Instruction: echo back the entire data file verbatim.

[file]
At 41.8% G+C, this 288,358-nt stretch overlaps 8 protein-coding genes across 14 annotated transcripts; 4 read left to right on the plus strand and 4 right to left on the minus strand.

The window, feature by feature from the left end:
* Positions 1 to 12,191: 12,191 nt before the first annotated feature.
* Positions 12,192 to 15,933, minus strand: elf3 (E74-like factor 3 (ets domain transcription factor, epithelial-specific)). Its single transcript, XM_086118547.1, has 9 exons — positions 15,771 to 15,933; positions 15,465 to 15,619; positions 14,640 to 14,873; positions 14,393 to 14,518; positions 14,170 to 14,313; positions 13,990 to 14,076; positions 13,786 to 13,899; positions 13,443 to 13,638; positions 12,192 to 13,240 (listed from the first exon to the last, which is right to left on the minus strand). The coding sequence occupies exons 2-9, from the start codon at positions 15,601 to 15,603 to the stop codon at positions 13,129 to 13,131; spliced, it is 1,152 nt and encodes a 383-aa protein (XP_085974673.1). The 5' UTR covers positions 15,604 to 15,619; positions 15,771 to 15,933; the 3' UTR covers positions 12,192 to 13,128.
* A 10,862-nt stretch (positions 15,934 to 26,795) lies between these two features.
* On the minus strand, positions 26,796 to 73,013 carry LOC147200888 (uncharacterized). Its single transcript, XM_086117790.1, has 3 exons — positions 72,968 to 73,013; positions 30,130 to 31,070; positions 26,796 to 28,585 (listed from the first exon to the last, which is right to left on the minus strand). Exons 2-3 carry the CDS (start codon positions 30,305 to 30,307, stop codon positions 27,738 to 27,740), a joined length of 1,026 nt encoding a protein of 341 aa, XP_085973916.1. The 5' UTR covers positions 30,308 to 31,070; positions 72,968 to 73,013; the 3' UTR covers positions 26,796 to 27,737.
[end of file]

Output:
At 41.8% G+C, this 288,358-nt stretch overlaps 8 protein-coding genes across 14 annotated transcripts; 4 read left to right on the plus strand and 4 right to left on the minus strand.

The window, feature by feature from the left end:
* Positions 1 to 12,191: 12,191 nt before the first annotated feature.
* Positions 12,192 to 15,933, minus strand: elf3 (E74-like factor 3 (ets domain transcription factor, epithelial-specific)). Its single transcript, XM_086118547.1, has 9 exons — positions 15,771 to 15,933; positions 15,465 to 15,619; positions 14,640 to 14,873; positions 14,393 to 14,518; positions 14,170 to 14,313; positions 13,990 to 14,076; positions 13,786 to 13,899; positions 13,443 to 13,638; positions 12,192 to 13,240 (listed from the first exon to the last, which is right to left on the minus strand). The coding sequence occupies exons 2-9, from the start codon at positions 15,601 to 15,603 to the stop codon at positions 13,129 to 13,131; spliced, it is 1,152 nt and encodes a 383-aa protein (XP_085974673.1). The 5' UTR covers positions 15,604 to 15,619; positions 15,771 to 15,933; the 3' UTR covers positions 12,192 to 13,128.
* A 10,862-nt stretch (positions 15,934 to 26,795) lies between these two features.
* On the minus strand, positions 26,796 to 73,013 carry LOC147200888 (uncharacterized). Its single transcript, XM_086117790.1, has 3 exons — positions 72,968 to 73,013; positions 30,130 to 31,070; positions 26,796 to 28,585 (listed from the first exon to the last, which is right to left on the minus strand). Exons 2-3 carry the CDS (start codon positions 30,305 to 30,307, stop codon positions 27,738 to 27,740), a joined length of 1,026 nt encoding a protein of 341 aa, XP_085973916.1. The 5' UTR covers positions 30,308 to 31,070; positions 72,968 to 73,013; the 3' UTR covers positions 26,796 to 27,737.